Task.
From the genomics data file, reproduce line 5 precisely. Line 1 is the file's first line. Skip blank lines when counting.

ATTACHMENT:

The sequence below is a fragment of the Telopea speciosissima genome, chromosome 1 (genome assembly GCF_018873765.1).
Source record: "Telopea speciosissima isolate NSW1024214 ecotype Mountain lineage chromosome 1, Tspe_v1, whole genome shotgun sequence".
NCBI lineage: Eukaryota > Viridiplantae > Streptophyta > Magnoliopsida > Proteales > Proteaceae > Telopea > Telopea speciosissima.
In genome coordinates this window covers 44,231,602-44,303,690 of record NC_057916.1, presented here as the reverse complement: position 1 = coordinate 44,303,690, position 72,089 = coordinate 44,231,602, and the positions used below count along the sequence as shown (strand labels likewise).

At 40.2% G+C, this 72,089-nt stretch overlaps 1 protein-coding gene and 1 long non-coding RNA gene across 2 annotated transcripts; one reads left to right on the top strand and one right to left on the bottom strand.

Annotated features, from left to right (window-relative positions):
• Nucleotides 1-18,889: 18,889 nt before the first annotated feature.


At 40.2% G+C, this 72,089-nt stretch overlaps 1 protein-coding gene and 1 long non-coding RNA gene across 2 annotated transcripts; one reads left to right on the top strand and one right to left on the bottom strand.